Twenty-five years later, Payton’s version of the West Coast scheme is unique. He uses West Coast staples to stretch the defense horizontally and build a quick passing game that methodically works its way down the field, but his goal is to create and exploit mismatches.
Under Payton, the Saints used numerous personnel groupings. In 2019, they led the NFL with 10.53 different personnel packages per game, according to Next Gen Stats. The idea is to feel out how the defense will defend various looks and then pick out the best matchups.
For example, if Payton was in Denver, he might put Albert Okwuegbunam on the field to see how the defense defends him. Do they account for him with a linebacker, safety or cornerback when he’s split wide? What about when they also have a running back split wide? Or when there are no wide receivers on the field? Or when Okwuegbunam is in tight next to the tackle?
What if the Broncos put four wide receivers on the field with a running back in the backfield? Would the defense respond with five cornerbacks, leaving a light box to run against? Or would they only play three cornerbacks and leave a couple of linebackers on the field to defend against the run, allowing the Broncos to find a wide receiver matched up against a linebacker or safety?
Defenses have rules. Typically, they’ll match 11 personnel with a nickel defense and 12 personnel with a base defense. But by combining different skill position players, each of them with their own strengths and weaknesses, Payton’s offense can test out how the opponent will structure its defense and then pick its favorite combinations for the rest of the game.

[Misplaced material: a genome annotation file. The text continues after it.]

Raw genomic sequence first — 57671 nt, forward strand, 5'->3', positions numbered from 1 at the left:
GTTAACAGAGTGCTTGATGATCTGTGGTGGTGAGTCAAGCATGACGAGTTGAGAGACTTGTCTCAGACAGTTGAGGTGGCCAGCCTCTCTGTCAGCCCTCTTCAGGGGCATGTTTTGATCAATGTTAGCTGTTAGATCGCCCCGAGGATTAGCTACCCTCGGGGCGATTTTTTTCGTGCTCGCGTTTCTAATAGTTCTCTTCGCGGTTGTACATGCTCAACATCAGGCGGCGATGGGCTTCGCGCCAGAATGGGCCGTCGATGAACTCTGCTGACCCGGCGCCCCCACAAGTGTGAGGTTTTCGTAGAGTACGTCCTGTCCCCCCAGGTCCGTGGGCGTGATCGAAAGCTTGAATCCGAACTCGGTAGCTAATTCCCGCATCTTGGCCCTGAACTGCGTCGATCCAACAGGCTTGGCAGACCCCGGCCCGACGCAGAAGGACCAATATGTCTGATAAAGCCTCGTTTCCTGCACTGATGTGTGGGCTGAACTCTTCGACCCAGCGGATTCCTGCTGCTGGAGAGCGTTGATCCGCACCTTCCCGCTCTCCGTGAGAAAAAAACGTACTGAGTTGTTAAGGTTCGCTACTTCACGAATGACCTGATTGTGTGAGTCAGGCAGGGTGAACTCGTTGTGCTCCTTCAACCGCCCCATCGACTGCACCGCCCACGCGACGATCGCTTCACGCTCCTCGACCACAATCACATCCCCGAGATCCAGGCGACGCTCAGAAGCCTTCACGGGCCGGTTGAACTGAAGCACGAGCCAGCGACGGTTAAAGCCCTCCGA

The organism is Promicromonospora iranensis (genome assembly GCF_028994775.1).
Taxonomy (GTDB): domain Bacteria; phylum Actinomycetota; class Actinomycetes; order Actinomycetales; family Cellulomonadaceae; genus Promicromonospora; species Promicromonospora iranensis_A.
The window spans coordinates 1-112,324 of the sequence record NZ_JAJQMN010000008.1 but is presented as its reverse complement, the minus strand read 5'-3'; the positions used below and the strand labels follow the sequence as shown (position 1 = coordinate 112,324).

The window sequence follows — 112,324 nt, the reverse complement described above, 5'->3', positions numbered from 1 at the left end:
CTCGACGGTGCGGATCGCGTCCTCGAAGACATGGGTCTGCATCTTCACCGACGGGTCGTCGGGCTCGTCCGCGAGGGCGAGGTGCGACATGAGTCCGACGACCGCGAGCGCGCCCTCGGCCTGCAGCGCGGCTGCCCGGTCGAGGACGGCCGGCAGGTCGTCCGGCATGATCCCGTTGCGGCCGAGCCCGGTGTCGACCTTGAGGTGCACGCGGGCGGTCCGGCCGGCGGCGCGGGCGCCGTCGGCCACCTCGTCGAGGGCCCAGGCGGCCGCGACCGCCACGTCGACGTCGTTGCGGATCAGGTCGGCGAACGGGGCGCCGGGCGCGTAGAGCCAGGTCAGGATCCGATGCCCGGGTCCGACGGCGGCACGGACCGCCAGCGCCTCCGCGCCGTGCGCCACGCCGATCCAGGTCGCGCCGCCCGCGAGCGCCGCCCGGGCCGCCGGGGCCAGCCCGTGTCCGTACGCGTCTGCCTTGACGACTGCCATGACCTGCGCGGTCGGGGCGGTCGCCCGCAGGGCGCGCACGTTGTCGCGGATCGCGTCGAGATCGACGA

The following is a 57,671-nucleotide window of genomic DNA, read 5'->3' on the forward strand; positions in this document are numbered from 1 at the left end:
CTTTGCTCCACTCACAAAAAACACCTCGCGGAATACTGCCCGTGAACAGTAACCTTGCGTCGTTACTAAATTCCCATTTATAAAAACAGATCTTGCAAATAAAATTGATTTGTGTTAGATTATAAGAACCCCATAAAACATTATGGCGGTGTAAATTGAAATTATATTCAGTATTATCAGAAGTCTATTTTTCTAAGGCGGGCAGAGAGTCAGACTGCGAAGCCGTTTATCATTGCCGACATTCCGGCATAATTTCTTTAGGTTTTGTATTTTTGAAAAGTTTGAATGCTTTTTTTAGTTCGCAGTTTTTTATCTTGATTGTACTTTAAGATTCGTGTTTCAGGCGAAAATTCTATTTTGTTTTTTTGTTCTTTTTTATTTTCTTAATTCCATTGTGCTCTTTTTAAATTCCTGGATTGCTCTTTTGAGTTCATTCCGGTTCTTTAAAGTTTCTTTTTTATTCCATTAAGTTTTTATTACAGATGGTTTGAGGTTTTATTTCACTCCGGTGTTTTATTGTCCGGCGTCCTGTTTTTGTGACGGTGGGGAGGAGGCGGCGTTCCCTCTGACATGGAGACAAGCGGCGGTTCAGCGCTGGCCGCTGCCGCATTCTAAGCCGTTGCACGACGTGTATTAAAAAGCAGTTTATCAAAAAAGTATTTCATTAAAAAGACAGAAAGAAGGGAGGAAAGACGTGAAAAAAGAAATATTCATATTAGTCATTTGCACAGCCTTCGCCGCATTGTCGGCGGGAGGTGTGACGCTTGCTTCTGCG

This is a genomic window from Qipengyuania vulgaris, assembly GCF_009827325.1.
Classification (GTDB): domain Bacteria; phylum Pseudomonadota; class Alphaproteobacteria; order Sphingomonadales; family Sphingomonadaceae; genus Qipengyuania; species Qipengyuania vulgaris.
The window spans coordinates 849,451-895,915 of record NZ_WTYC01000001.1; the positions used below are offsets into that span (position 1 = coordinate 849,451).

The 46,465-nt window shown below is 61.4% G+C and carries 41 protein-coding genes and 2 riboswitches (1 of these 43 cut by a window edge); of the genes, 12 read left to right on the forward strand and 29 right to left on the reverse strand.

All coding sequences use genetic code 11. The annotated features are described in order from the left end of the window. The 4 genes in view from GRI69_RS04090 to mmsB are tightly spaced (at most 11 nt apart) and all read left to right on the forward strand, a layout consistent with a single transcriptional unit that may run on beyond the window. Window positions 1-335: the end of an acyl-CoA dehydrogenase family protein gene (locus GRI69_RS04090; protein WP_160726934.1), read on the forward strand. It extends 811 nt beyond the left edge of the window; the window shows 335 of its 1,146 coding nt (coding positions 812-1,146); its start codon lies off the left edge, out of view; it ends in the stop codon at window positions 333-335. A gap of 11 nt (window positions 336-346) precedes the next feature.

And Payton’s offenses make their changes quickly.
The Saints’ offense was typically one of the most fast-paced in the league under Payton. They hurry up to the line of scrimmage and rotate personnel at high speed, giving the defense little time to decide who to play.
Payton’s running backs typically have excellent receiving chops. They often run similar routes to the tight ends and wide receivers. Think Reggie Bush, Darren Sproles and Alvin Kamara. Line a linebacker up across from one of those three and the back will smoke him in the passing game. Line a defensive back up across from him and the running game will have a significant advantage.
Payton’s tight ends are typically athletic weapons who can stretch the seam and clear out space in the middle of the field for running backs and receivers to work. Think Jimmy Graham, Jeremy Shockey and Taysom Hill.
Payton’s top receiving threat is typically a big-bodied possession receiver who can win the one-on-one matchups that Payton creates for him and keep the offense on schedule. Think Marques Colston and Michael Thomas.
So where does all of that leave Russell Wilson?
The West Coast scheme, which is still the basis for the Payton offense despite being covered in layers and layers of other ideas, is a quarterback-intensive system. The pre-snap reads are crucial. The post-snap reads need to be made quickly.
Wilson struggled in a Shanahan version of the West Coast offense in 2022, but the Payton version would fit him slightly better, at least in theory. The “matchup hunting” portion of the scheme is simpler to process. The terminology could stay similar, too, though that is tough to say for sure.
We’ve seen Payton cater his offense to his talent before, carving out roles that fit the strengths of even the fourth and fifth receivers on the roster, but the constant was Drew Brees. He was the engine that made the system work. He was the point guard. In Denver, Payton may need to cater the offense to the quarterback more than he needs to cater it to the rest of his talent, which would be a new challenge.